David suggests having drinks on the verandah to escape the heat building inside the house. The bulk of the afternoon sun is kept at bay by a tattered awning. Our chairs are close enough that we can touch if we want to. If we want to. Maybe he does want to. These days our attraction is tenuous and our movements asynchronous. He’s talking about work, and I’m staring at the road beyond our wall. The sweltering heat burns the asphalt, and I focus on the waves of heat slowly emanating from the road. How long has it been since we watered the plants? I should water them later. David touches me and I flinch involuntarily. I almost apologize though I don’t know what I’m apologizing for. Our gazes lock but neither of us speaks.
We look away and settle into the awkward silence that is now an old friend. How did this happen? Is it really because we didn’t have that second child I wanted? Is it because I told him I would resent him for it? I can’t speak that kind of thing into being, can I? Perhaps I did. We were supposed to have three children, but he changed his mind after the first. I didn’t find out until I was ready to try for our second. Our Arianne. Our baby had been struck from the to-do-list without my knowledge or permission.
I was livid. Our nightly arguments slithered through the house on hushed angry whispers intended to protect our daughter from our unhappiness. Sultry nights of passion morphed into scheduled motions of hands geared towards accomplishing the goal in as little time as possible. Bothered by the contraception I refused to take, the aim quickly became getting what he wanted without giving me what I wanted. Eventually it didn’t matter because time was on his side. My chances of a child dried up along with the tears I used to shed in that “extra room” that became David’s gym. Nowadays, our intimacy is still sporadic but at least satisfactorily well-paced.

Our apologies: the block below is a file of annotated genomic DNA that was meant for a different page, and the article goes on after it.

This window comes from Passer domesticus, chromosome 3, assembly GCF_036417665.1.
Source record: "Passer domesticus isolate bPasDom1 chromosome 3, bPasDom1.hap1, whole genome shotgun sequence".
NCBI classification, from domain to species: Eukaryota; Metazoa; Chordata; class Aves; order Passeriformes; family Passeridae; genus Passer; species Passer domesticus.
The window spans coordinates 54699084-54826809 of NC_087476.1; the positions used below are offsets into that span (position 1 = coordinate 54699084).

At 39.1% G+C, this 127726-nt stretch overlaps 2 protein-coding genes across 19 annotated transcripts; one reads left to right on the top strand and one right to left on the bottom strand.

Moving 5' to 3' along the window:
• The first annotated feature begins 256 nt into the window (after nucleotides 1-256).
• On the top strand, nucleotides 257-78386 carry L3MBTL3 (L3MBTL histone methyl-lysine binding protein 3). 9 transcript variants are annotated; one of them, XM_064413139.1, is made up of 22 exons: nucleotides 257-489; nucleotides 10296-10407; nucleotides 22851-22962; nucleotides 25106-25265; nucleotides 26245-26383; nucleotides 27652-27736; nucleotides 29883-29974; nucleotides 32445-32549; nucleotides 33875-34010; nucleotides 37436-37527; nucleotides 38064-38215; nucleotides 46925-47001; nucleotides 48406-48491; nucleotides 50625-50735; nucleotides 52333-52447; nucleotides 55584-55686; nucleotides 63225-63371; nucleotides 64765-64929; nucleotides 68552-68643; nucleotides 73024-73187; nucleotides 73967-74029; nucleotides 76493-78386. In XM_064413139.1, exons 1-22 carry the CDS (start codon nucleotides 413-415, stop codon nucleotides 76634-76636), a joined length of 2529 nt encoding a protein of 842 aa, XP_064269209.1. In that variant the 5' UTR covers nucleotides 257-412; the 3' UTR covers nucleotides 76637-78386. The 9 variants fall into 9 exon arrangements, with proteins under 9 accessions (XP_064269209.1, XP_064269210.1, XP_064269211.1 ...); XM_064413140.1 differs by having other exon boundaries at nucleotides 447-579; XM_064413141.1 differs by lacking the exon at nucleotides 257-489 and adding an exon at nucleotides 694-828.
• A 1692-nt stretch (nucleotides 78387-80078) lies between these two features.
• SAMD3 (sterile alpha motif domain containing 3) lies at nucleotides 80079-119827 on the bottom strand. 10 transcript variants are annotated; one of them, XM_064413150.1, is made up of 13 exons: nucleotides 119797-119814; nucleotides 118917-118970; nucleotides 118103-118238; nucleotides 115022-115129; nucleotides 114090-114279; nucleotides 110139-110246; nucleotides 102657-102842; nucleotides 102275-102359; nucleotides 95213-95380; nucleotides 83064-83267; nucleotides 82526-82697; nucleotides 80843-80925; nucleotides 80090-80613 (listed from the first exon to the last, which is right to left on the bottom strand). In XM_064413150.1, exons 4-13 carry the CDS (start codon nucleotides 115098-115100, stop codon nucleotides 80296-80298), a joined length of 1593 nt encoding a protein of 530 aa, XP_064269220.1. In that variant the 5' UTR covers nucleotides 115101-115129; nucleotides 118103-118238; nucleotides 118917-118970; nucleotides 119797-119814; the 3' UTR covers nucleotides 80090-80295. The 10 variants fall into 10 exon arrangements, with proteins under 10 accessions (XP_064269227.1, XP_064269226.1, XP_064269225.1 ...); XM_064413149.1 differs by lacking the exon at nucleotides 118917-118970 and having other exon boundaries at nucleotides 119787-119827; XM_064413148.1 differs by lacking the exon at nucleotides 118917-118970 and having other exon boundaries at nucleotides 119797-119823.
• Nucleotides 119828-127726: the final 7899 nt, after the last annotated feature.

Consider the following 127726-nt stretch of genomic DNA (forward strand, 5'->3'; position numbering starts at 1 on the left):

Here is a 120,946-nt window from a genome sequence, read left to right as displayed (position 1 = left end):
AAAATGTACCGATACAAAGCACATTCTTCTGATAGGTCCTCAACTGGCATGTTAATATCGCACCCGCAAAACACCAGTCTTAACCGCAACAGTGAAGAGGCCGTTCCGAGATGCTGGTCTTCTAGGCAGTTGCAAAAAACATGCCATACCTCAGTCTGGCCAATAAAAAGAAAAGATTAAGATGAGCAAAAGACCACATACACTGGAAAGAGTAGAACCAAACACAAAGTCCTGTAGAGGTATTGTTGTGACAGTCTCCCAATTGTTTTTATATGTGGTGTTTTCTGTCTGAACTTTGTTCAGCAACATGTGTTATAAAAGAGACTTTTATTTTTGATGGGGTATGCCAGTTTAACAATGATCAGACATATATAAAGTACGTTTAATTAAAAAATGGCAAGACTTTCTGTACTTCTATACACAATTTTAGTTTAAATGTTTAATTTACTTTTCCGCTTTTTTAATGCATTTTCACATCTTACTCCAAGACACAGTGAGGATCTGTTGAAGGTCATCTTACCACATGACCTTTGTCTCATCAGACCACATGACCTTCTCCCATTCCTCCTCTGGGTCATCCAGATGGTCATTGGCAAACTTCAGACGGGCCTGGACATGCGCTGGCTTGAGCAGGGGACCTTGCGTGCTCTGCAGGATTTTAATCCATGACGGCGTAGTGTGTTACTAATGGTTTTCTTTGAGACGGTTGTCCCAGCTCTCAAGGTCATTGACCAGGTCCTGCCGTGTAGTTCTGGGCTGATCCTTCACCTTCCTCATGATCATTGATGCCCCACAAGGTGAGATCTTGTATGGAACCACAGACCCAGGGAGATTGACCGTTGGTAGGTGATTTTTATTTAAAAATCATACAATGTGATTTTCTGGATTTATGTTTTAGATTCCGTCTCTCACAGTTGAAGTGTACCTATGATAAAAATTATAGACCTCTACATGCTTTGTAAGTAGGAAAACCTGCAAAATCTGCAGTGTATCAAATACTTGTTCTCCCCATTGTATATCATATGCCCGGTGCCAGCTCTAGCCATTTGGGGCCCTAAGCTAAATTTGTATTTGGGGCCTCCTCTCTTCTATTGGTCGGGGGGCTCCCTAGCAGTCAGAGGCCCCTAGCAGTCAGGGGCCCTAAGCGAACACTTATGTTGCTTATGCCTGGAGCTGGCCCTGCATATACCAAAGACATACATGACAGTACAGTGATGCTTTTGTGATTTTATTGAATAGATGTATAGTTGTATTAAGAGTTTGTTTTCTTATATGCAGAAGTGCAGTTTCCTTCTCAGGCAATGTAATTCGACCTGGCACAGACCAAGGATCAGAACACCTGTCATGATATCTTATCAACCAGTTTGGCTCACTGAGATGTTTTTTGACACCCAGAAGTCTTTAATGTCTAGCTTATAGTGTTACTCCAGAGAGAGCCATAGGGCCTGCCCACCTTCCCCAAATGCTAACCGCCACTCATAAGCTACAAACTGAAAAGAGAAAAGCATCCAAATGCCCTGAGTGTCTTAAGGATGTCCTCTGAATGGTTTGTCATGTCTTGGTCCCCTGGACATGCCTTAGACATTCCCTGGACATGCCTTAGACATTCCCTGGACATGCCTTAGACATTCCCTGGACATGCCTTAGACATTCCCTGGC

I twirl my index finger around my wine glass’s rim. I’ve had it for a few years but in my mind, it’s still new. It reminds me of David ruining the evening after our daughter’s high school graduation by remarking he wasn’t surprised I was late “for the daughter I actually had.” I threw my favourite wine glass at him, and we both watched it shatter at his feet. His apology was this newer, fancier wine glass.
Marriage may be about compromise, but we had no middle ground to stand on. We sought advice from trusted friends, but they were as stuck as we were. They hoped our marriage would survive the standoff, but we have only settled into a daunting survival, taking “til death do us part” as seriously as we thought we should. I’d thought about leaving more than once, but each time it seemed like the wrong thing to do–like pulling my family down into the depths and standing on their corpses because I thought I was drowning.
He’s talking again and I’m struggling to listen. It’s not that I don’t want to listen to him; I’m just tired of the casual surface banter that we try to pass off as conversation. There was a point in our marriage when our words were neither casual nor pleasant, but that’s the problem with avoiding taboo topics. The list of words that shouldn’t be said becomes so long there are no more words worth saying. Maybe “til death do us part” includes the steady decay of this union.
A slow sigh escapes my lips and I realize he’s gone silent.
I turn and meet his sad eyes.
“I’m not happy.”
The words feel heavy and fluid as they unfurl from my lips. I’m not sure if that’s what I meant to say, but I don’t take it back. He looks at me as if he’s truly seeing me for the first time in a while, and I marvel at how wrinkled his face has become. Tears well in my eyes and I blink them away. Should I have said it sooner? He takes my hand and this time, I don’t flinch.
“I know. Is it too late to fix us?”
“I don’t know.”
It’s a sad truth, but it’s the first truth I’ve spoken to him in years. The smile playing on his lips tell me it’s at least a start.
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